Gender Capitalism at Work

March 5, 2015

Two years ago in a TEDx talk around gender and investing I claimed “the data is in, the case has been made.  The smart money is already moving”   

I was seeing Gender Capitalism at work – I just didn’t have a name for it.  This week leaders from dozens of corporations will come together at the UN to share statistics and stories around progress towards women’s economic empowerment.  Our conversation won’t center around charitable programs, but about how we are working to leverage our core capabilities in support of gender equality and business results.

While we each bring a unique approach, we share themes.  We are looking to leverage the power of diverse teams given that research shows they make better decisions.  We seek to understand the female consumer – as she makes 80% of the global purchasing decisions and represents a market force equal to India or China.  We’d like to diversify and strengthen our supply chains by purchasing from women entrepreneurs – who according to the International Finance Corporation represent 38% of all registered businesses.

I could recite more statistics -– but you’ll likely see those repeated eloquently throughout the coming week.  Instead I want to share our story.  The 2014 U.S. Trust Insights on Wealth and Worth® survey  shows that 50% - one in two - of our high net worth clients say that the social or environmental impact of their portfolios is important to them.  Our clients, and disproportionately our women clients, are looking for opportunities to invest in companies that reflect their values.  But it is not simply a values conversation.  They see the mega trends – resource scarcity, food insecurity, climate change – and believe that companies that address these challenges will have long term advantages.  Put another way, social issues are economic issues.  Gender equality is good for business.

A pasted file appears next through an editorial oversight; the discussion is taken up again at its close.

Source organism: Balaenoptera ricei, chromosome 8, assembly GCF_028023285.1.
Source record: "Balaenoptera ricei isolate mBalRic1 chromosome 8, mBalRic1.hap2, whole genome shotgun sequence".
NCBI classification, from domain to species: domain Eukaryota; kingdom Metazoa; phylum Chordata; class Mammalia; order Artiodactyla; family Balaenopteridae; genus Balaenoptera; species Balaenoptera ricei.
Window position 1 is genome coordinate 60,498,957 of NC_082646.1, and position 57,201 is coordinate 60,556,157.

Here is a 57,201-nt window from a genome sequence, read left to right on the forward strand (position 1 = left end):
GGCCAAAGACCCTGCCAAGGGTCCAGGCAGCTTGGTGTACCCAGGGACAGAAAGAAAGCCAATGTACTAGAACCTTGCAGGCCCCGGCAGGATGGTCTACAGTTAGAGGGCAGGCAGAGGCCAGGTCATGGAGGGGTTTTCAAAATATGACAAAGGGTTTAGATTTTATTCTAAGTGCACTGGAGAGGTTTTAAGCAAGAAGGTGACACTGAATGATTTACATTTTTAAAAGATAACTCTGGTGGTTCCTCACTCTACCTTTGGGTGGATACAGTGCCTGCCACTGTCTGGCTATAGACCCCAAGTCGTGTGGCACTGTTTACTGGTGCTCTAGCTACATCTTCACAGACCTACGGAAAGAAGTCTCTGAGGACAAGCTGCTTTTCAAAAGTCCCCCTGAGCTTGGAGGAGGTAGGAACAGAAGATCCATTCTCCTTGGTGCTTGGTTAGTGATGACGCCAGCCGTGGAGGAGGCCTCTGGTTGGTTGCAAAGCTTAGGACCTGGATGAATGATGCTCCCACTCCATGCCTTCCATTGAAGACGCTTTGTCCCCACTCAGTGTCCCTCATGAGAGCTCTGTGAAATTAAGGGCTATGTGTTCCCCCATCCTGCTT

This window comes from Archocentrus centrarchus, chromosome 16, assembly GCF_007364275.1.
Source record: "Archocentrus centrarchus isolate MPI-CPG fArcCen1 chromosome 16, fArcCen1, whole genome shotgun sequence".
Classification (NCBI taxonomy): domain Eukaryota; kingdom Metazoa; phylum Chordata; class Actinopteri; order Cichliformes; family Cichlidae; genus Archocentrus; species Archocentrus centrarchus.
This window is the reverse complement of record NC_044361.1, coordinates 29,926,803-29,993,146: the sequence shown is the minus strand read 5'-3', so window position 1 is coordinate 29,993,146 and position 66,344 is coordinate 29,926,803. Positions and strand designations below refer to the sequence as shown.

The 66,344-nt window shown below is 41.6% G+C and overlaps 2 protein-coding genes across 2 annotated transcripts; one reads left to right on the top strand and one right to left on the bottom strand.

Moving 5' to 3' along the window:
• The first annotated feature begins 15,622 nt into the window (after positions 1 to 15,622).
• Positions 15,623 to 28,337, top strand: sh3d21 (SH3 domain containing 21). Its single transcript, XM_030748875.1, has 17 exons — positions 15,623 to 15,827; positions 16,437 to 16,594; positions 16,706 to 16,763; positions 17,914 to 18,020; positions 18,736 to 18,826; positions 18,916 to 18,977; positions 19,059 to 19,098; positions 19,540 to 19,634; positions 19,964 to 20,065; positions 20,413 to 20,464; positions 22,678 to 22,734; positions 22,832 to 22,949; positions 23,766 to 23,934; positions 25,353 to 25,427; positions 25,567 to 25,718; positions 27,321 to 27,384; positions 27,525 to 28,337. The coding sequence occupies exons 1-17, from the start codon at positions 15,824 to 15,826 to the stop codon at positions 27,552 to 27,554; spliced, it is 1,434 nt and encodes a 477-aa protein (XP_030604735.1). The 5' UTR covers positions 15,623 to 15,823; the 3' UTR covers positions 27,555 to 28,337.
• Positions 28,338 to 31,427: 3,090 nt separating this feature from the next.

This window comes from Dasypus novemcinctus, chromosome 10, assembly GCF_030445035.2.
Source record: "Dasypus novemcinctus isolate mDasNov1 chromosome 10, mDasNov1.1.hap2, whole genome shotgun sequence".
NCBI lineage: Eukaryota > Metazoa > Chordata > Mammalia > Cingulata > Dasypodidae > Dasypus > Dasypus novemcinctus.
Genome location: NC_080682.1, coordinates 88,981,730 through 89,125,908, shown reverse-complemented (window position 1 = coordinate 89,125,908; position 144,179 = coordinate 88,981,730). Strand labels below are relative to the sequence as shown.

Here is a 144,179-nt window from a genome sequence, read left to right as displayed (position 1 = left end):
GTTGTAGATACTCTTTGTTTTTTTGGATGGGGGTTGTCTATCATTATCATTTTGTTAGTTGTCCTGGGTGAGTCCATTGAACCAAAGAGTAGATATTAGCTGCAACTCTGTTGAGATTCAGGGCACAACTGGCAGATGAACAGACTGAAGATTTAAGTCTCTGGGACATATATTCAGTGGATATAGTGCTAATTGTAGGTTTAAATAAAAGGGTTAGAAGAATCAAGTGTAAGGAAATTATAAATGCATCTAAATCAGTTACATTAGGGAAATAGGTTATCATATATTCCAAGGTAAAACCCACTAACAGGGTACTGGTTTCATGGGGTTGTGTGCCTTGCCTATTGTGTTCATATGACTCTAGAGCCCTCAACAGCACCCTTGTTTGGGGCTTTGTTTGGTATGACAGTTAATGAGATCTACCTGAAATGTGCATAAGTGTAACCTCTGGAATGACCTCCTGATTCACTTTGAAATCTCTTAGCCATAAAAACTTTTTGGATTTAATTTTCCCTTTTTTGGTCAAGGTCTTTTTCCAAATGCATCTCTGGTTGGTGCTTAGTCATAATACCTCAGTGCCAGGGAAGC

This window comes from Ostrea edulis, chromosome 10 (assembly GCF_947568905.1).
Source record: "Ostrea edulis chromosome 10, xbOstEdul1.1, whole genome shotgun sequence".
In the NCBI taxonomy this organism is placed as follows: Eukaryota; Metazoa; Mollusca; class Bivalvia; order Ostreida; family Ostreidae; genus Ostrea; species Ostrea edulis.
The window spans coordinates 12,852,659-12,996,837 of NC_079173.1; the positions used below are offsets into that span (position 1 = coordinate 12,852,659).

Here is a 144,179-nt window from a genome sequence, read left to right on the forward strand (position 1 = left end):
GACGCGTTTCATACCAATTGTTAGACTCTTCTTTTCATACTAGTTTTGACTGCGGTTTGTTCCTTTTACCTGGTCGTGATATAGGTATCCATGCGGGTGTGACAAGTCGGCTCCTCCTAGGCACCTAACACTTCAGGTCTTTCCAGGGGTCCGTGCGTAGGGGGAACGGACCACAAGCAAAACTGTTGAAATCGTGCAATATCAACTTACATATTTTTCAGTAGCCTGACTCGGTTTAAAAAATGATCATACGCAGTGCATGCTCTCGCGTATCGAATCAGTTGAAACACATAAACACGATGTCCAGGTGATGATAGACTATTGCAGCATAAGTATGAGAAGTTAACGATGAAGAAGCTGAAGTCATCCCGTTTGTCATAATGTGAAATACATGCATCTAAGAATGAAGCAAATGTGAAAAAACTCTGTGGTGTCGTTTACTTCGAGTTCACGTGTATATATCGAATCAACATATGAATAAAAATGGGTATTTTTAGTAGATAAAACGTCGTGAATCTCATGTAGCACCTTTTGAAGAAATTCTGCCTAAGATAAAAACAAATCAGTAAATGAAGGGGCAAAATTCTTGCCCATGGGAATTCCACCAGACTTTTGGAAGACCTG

We’ve created an investment approach which utilizes a gender lens and resonates with institutions and individuals who want to support the economic security of women and girls.  These investors want to leverage all of their resources – their voice, their relationships, their grants and their investments towards this mission.  The Women and Girls Equality Strategy (WGES) uses a gender lens to identify smart investments in companies they are proud to own.  This requires looking holistically at how companies engage women—as consumers, employees, and agents of global change.  We use quantitative criteria to compare companies with sector peers on factors such as pay equity, recruiting, retaining and promoting women, supply chain and subcontractor relationships, gender impact of goods and services, and portrayal of women in media.  Interestingly, companies that score well in the analysis are also less likely to have environmental penalties, labor violations, and product safety recalls. In short, they are well run companies.

The WGES strategy focuses on US public companies, and is only one way that Bank of America is engaging in investments that leverage a gender lensconnecting women to human, social and financial capital.  Next week in Johannesburg, the Global Ambassadors Program, a partnership with Vital Voices, will connect African women leaders in the fight against HIV/AIDS to senior women executives for mentoring that will advance their mission – an economic imperative. Recognizing the need for access to capital, we are an anchor investor in the Calvert Foundation WINWIN 2.0, focused on inclusive energy businesses in sub-Saharan Africa and with the Tory Burch Foundation we’ve launched Elizabeth Street Capital to move investment capital to domestic women entrepreneurs here in the U.S. We view this as only the beginning, as increases in transparency and data reporting along with growth in client awareness of the possibilities will drive additional innovation in this field.  We have only begun to unpack the value which can be created within the context of Gender Capitalism. 

This content represents thoughts of the author and does not necessarily represent the position of Bank of America or U.S. Trust.

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